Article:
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Quick: Picture Eddie George. He’s lowering his shoulder and trucking through middle linebackers with no regard; it’s 3-yards and a cloud of dust like the good old days; it’s him hoisting that highly coveted Heisman trophy high in the air with all of Buckeye nation rocking a number 27 jersey. Crowd chanting, EDDIE! EDDIE! EDDIE! [...]
Mitch Hooper

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Quick: Picture Eddie George.

He’s lowering his shoulder and trucking through middle linebackers with no regard; it’s 3-yards and a cloud of dust like the good old days; it’s him hoisting that highly coveted Heisman trophy high in the air with all of Buckeye nation rocking a number 27 jersey. Crowd chanting, EDDIE! EDDIE! EDDIE!

Now, you’ll be required to hold your applause until the end.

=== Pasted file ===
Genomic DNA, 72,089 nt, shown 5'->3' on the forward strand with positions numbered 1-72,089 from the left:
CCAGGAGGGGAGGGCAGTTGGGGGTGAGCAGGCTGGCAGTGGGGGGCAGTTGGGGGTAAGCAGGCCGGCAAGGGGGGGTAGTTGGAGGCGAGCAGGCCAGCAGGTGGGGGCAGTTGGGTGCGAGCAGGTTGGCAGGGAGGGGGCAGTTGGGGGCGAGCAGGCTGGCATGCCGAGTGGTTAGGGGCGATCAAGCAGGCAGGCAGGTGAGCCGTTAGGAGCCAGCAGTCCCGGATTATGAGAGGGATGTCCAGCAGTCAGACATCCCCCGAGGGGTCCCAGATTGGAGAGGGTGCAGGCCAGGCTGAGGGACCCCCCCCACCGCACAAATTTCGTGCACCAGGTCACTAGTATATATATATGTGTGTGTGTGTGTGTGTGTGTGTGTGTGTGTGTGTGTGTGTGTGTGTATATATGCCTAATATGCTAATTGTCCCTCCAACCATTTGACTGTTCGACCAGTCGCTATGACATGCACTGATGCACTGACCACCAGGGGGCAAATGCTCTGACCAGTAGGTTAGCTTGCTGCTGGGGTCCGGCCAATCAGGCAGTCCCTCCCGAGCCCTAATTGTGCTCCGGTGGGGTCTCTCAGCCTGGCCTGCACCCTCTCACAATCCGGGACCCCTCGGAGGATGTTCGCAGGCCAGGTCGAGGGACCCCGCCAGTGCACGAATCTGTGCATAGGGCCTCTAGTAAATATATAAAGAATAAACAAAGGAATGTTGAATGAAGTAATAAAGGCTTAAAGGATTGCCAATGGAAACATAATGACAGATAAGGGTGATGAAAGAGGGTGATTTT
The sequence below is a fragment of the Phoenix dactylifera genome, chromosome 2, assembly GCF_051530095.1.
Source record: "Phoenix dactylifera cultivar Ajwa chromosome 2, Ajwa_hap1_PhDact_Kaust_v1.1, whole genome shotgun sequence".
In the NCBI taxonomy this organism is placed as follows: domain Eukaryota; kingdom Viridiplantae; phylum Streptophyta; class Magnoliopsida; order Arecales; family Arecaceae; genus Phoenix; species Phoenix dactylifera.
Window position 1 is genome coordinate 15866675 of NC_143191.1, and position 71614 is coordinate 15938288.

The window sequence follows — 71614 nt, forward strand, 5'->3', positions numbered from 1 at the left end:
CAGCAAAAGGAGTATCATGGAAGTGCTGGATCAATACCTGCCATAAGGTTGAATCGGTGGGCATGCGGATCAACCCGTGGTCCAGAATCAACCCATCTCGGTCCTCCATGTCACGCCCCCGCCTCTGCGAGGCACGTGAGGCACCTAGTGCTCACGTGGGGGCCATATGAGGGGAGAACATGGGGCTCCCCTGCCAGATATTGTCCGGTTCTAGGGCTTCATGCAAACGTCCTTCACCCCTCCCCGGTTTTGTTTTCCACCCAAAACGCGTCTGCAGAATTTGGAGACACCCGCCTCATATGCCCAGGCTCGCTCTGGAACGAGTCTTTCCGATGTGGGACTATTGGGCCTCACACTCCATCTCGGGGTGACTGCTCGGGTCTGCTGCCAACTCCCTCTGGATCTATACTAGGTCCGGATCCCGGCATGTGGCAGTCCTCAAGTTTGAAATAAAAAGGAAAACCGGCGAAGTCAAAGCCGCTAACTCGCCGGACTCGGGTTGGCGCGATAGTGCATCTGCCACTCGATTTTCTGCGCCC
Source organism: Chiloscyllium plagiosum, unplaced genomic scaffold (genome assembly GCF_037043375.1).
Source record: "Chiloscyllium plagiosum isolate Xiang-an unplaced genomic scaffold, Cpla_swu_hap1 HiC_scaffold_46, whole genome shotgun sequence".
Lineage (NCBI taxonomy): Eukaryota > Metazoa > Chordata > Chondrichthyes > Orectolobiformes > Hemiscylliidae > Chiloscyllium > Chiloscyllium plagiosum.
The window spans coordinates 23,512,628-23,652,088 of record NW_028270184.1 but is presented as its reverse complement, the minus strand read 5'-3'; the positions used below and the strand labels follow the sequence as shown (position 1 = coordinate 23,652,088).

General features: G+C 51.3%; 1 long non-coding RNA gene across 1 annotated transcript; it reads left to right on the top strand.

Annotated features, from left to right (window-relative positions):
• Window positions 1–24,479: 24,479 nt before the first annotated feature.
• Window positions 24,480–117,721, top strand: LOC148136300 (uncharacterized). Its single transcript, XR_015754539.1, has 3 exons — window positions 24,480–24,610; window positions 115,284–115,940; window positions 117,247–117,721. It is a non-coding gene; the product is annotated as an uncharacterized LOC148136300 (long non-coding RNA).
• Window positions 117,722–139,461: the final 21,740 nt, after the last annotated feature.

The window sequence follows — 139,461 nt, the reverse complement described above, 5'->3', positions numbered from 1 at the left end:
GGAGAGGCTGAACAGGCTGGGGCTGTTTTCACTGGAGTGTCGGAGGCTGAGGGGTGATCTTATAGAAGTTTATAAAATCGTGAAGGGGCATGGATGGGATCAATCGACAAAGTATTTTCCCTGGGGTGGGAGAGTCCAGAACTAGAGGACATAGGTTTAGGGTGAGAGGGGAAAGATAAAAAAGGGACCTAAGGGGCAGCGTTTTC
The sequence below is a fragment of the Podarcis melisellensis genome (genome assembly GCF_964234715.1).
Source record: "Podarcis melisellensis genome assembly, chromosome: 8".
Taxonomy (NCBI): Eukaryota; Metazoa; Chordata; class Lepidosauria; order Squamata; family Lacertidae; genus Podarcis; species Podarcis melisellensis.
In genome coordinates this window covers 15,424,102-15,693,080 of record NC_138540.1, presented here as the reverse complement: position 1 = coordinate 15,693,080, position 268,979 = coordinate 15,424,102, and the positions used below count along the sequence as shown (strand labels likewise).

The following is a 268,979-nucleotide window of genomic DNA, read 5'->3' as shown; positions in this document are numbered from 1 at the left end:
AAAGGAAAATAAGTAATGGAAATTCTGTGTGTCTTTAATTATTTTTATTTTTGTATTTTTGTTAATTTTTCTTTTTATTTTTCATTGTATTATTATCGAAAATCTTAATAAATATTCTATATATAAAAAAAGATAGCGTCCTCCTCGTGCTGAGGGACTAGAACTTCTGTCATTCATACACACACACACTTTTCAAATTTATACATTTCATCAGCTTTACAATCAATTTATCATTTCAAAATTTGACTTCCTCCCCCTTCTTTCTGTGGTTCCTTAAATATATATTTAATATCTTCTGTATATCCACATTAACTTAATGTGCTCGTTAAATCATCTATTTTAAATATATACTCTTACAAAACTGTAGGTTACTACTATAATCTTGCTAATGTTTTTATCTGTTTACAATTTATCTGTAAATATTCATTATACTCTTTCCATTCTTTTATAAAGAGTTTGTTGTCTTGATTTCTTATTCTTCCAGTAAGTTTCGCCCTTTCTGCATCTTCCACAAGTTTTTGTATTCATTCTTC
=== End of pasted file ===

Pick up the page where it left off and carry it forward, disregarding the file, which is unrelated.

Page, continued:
But after that cloud of dust settled and the football career came to an end, Eddie George found his ways to stay in the spotlight. George has found some TV spots with Guy Fieri and The Rock, and even secured a few roles in feature films such as The Game Plan and Into The Sun, but it’s the live stage where he’s truly been training this last decade, playing the lead in Othello and Julius Caesar at the Nashville Shakespeare Festival.

Oh, and when he isn’t soaking up the camera lights in Hollywood or wherever else, you can find him working as a college professor, or as a financial advisor, or helping operate and run the small-business he owns. Yup, just like in football, it takes an army and a half to halt the versatile George.

Now with some experience under his belt, a few acting roles out of his way, and confidence building after a few years of theater roles in his adopted hometown of Nashville, George is ready to showcase his wide variety of talents in his newest role of Billy Flynn in the Broadway production of Chicago.

But before he and the cast take over the Palace Theatre February 6-11, we picked his brain about past roles, his current role, and how he can’t get the theater out of his head.